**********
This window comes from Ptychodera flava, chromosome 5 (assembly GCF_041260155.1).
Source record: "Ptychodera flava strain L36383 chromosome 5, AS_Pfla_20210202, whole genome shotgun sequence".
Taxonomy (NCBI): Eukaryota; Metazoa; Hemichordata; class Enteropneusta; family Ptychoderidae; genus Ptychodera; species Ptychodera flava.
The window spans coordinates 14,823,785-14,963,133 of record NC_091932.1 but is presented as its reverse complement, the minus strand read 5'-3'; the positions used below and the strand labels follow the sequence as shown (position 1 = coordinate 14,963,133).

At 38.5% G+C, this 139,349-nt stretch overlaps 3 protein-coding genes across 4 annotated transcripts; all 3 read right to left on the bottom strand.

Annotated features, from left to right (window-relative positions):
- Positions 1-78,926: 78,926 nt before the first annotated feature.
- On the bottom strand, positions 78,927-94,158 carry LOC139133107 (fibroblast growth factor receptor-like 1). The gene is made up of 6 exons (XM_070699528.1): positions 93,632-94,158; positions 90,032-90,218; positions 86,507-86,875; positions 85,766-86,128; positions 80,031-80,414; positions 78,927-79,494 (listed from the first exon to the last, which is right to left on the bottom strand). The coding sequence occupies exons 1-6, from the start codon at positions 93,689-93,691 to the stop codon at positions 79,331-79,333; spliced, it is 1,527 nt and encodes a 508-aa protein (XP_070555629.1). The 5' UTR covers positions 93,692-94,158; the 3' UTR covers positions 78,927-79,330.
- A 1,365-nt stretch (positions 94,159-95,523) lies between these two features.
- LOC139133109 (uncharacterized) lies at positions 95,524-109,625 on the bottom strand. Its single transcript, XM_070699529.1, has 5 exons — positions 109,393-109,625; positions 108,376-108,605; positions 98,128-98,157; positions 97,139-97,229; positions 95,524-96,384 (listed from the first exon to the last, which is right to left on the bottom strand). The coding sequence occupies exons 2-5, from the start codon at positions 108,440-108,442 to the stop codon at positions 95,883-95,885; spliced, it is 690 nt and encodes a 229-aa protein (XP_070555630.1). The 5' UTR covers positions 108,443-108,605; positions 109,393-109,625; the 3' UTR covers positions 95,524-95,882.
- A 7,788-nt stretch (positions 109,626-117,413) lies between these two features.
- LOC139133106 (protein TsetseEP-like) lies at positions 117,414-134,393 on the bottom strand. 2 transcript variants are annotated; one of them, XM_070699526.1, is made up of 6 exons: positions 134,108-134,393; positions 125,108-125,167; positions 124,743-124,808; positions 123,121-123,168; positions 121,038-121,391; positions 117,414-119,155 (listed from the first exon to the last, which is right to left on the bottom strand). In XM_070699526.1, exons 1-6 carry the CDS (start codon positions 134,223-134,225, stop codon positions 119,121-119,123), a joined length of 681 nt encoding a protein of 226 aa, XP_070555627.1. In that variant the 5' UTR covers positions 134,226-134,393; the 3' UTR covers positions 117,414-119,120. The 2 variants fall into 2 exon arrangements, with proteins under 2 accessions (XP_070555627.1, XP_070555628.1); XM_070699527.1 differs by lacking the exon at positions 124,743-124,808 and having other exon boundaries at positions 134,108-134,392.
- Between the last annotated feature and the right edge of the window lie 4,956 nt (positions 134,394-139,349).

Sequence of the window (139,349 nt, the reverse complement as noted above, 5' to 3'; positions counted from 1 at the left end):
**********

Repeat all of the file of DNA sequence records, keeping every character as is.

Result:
This window comes from Ptychodera flava, chromosome 5 (assembly GCF_041260155.1).
Source record: "Ptychodera flava strain L36383 chromosome 5, AS_Pfla_20210202, whole genome shotgun sequence".
Taxonomy (NCBI): Eukaryota; Metazoa; Hemichordata; class Enteropneusta; family Ptychoderidae; genus Ptychodera; species Ptychodera flava.
The window spans coordinates 14,823,785-14,963,133 of record NC_091932.1 but is presented as its reverse complement, the minus strand read 5'-3'; the positions used below and the strand labels follow the sequence as shown (position 1 = coordinate 14,963,133).

At 38.5% G+C, this 139,349-nt stretch overlaps 3 protein-coding genes across 4 annotated transcripts; all 3 read right to left on the bottom strand.

Annotated features, from left to right (window-relative positions):
- Positions 1-78,926: 78,926 nt before the first annotated feature.
- On the bottom strand, positions 78,927-94,158 carry LOC139133107 (fibroblast growth factor receptor-like 1). The gene is made up of 6 exons (XM_070699528.1): positions 93,632-94,158; positions 90,032-90,218; positions 86,507-86,875; positions 85,766-86,128; positions 80,031-80,414; positions 78,927-79,494 (listed from the first exon to the last, which is right to left on the bottom strand). The coding sequence occupies exons 1-6, from the start codon at positions 93,689-93,691 to the stop codon at positions 79,331-79,333; spliced, it is 1,527 nt and encodes a 508-aa protein (XP_070555629.1). The 5' UTR covers positions 93,692-94,158; the 3' UTR covers positions 78,927-79,330.
- A 1,365-nt stretch (positions 94,159-95,523) lies between these two features.
- LOC139133109 (uncharacterized) lies at positions 95,524-109,625 on the bottom strand. Its single transcript, XM_070699529.1, has 5 exons — positions 109,393-109,625; positions 108,376-108,605; positions 98,128-98,157; positions 97,139-97,229; positions 95,524-96,384 (listed from the first exon to the last, which is right to left on the bottom strand). The coding sequence occupies exons 2-5, from the start codon at positions 108,440-108,442 to the stop codon at positions 95,883-95,885; spliced, it is 690 nt and encodes a 229-aa protein (XP_070555630.1). The 5' UTR covers positions 108,443-108,605; positions 109,393-109,625; the 3' UTR covers positions 95,524-95,882.
- A 7,788-nt stretch (positions 109,626-117,413) lies between these two features.
- LOC139133106 (protein TsetseEP-like) lies at positions 117,414-134,393 on the bottom strand. 2 transcript variants are annotated; one of them, XM_070699526.1, is made up of 6 exons: positions 134,108-134,393; positions 125,108-125,167; positions 124,743-124,808; positions 123,121-123,168; positions 121,038-121,391; positions 117,414-119,155 (listed from the first exon to the last, which is right to left on the bottom strand). In XM_070699526.1, exons 1-6 carry the CDS (start codon positions 134,223-134,225, stop codon positions 119,121-119,123), a joined length of 681 nt encoding a protein of 226 aa, XP_070555627.1. In that variant the 5' UTR covers positions 134,226-134,393; the 3' UTR covers positions 117,414-119,120. The 2 variants fall into 2 exon arrangements, with proteins under 2 accessions (XP_070555627.1, XP_070555628.1); XM_070699527.1 differs by lacking the exon at positions 124,743-124,808 and having other exon boundaries at positions 134,108-134,392.
- Between the last annotated feature and the right edge of the window lie 4,956 nt (positions 134,394-139,349).

Sequence of the window (139,349 nt, the reverse complement as noted above, 5' to 3'; positions counted from 1 at the left end):